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Sentencing Guidelines: Coming to a Court Near You Soon

Sentencing Guidelines: Coming to a Court Near You Soon

Difficult and life-changing decisions are made every day by those responsible for sentencing in our courts. Yet, in recent years, there has been increasing demand from both the government and public for greater transparency and consistency in relation to sentencing.

On 13 November, a Consultation process opened in relation to the Sentencing Council’s proposals for a new system of sentencing guidelines for corporate manslaughter, health and safety and food safety and hygiene offences in England and Wales. The Consultation remains open for responses until 18 February 2015.

The Council has drafted five sets of guidelines. There is a single guidance document covering corporate manslaughter and two sets of guidance in relation to each of health and safety and food safety and hygiene offences; one for offences committed by organisations and another for offences committed by individuals. A draft of the guidelines can be found at Annex C of the Consultation document. If these guidelines come into effect, sentencers must have regard to them, or explain their reasons for departing from them.

The guidelines aim to set out specific starting points and ranges in relation to sentences, although it is intended that sufficient flexibility will remain to ensure that there is still adequate judicial discretion to tailor sentences to individual circumstances. An overview of the model in relation to the health and safety guidelines applicable to organisations is provided below:

Step 1:  The courts should determine the offence category – they should consider harm and culpability factors to identify the seriousness of the offence. For both organisations and individuals, an intentional breach or flagrant disregard for the standards imposed is the top level of culpability. Category 1 is the most serious offences.

Step 2: The courts should identify a starting point and category range – they should determine, from an organisation’s turnover, whether the organisation is a micro organisation (turnover less than £2million), small organisation (£2-10million), medium organisation (£10-50million), large organisation (£50million+) or very large organisation (significantly in excess of £50million+) and use that, together with the offence category, to identify a sentencing starting point and range in the sentencing tables.

Step 3: The courts should ensure the proposed fine is proportionate to the means of the offender.

Step 4: The courts can consider other factors that may warrant adjustment of the proposed fine.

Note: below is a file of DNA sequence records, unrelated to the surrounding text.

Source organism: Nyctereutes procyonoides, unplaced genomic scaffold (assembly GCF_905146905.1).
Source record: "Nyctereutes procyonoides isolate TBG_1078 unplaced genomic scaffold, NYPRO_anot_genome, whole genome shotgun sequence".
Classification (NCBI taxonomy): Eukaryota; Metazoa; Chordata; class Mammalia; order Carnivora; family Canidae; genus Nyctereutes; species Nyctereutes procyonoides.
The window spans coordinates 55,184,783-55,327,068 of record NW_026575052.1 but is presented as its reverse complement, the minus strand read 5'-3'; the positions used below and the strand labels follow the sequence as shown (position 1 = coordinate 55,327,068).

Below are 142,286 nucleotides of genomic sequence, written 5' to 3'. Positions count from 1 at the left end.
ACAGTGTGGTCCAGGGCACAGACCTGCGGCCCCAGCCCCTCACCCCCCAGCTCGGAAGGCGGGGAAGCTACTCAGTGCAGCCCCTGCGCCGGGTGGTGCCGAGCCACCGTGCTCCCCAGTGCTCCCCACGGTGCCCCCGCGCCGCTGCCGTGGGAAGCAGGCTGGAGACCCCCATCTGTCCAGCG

Steps 5 to 9 are standard steps in Sentencing Council guidelines, including factors such as reductions for guilty pleas.
The guidelines aim to arrive at a level of fine that (i) punishes the offender with a real economic impact, having regard to each offender’s financial circumstances, (ii) deters the offender and (iii) removes any economic gain derived from the offence to ensure that it is not cheaper to offend again than to take necessary precautions.

In England and Wales, the guidelines will be applied to all sentences given after the date on which the guidelines come into force, regardless of when the offence was committed. In Scotland, it is likely that they will be seen as highly persuasive, at least until the Scottish Sentencing Council formally approve them or form sentencing guidelines of their own. It is expected that the Scottish Sentencing Council will have been appointed by the end of 2015/start of 2016.

So, what do the guidelines mean in terms of future sentences? The guidelines have been premised on the basis that fines should not be reduced from the levels currently being imposed on small and micro organisations but that fines on large organisations should be set at a higher level. Clearly the guidelines will be welcomed insofar as they seek to promote a consistent and transparent approach to sentencing in these areas whilst retaining discretion to courts to tailor the sentence to individual circumstances. However, the unwelcome effect for those being sentenced is that they are likely to translate into drastic increases in penalties, particularly for larger organisations but also for smaller operations and individuals. For a “large” organisation facing a category one offence with a high degree of culpability, a starting point for the sentence is likely to be £4million, with the upper limit of the category range being £10million. For a “micro” organisation facing a similar offence, a starting point for the sentencer is likely to be £250,000, with the category range being up to £450,000. And for individuals, the guidelines mean the potential for custodial sentences where there has been a deliberate breach of legislation. We think that these hard-hitting guidelines, together with the resultant drastic increases in penalties, will be coming to courts near you soon…

Kimberley Mitchell
Senior Solicitor

LChalmers